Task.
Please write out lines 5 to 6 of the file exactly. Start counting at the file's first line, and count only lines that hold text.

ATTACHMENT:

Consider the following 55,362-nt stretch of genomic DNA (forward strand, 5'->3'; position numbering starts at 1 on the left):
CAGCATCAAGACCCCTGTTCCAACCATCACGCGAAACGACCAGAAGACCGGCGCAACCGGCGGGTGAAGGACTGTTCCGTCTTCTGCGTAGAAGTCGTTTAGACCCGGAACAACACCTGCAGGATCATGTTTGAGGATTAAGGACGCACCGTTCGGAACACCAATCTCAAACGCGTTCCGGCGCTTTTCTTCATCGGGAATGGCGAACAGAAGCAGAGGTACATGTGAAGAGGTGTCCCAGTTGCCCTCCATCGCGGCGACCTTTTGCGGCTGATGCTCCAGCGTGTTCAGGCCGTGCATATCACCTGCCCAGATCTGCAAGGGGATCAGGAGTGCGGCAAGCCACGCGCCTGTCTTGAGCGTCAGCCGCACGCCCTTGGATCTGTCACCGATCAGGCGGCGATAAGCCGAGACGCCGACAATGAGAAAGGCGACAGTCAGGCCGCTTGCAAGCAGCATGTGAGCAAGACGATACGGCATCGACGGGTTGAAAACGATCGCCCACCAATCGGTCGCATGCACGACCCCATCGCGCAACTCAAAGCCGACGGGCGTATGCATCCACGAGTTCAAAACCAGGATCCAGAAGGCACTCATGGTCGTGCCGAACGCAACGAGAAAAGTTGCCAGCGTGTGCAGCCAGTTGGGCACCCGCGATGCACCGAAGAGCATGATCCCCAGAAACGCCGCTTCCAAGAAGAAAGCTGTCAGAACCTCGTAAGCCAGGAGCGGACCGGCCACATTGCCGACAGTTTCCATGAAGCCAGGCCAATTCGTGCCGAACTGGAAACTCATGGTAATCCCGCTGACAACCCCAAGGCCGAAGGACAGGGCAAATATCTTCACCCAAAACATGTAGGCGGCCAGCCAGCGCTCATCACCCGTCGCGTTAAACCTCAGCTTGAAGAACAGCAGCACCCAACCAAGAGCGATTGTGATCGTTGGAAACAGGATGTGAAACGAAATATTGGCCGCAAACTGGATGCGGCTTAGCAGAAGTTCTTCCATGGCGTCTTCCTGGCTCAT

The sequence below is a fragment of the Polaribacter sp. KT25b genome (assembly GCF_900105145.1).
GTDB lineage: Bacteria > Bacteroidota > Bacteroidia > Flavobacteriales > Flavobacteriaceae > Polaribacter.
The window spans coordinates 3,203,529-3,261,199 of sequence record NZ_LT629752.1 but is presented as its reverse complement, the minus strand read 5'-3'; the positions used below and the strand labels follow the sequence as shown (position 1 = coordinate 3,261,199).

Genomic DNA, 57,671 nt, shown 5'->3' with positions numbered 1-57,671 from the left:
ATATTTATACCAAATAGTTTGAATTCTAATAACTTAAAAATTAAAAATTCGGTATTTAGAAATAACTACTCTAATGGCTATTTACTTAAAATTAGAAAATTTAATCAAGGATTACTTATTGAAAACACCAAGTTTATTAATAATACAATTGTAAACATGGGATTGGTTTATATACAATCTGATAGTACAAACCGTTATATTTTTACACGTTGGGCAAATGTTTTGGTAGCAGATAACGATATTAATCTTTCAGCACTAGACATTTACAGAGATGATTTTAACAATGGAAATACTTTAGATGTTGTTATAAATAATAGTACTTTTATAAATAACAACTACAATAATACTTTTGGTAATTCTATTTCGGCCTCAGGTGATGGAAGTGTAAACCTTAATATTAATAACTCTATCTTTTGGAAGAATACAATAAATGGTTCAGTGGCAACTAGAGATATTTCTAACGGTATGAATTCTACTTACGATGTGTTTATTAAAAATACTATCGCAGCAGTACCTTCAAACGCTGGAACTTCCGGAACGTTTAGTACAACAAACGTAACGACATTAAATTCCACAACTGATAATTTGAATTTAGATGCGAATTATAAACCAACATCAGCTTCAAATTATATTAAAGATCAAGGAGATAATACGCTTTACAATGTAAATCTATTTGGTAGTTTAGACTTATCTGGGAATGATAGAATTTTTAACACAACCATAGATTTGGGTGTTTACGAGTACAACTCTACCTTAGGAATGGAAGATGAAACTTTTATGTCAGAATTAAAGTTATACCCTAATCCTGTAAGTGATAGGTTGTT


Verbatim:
The window spans coordinates 3,203,529-3,261,199 of sequence record NZ_LT629752.1 but is presented as its reverse complement, the minus strand read 5'-3'; the positions used below and the strand labels follow the sequence as shown (position 1 = coordinate 3,261,199).

Genomic DNA, 57,671 nt, shown 5'->3' with positions numbered 1-57,671 from the left: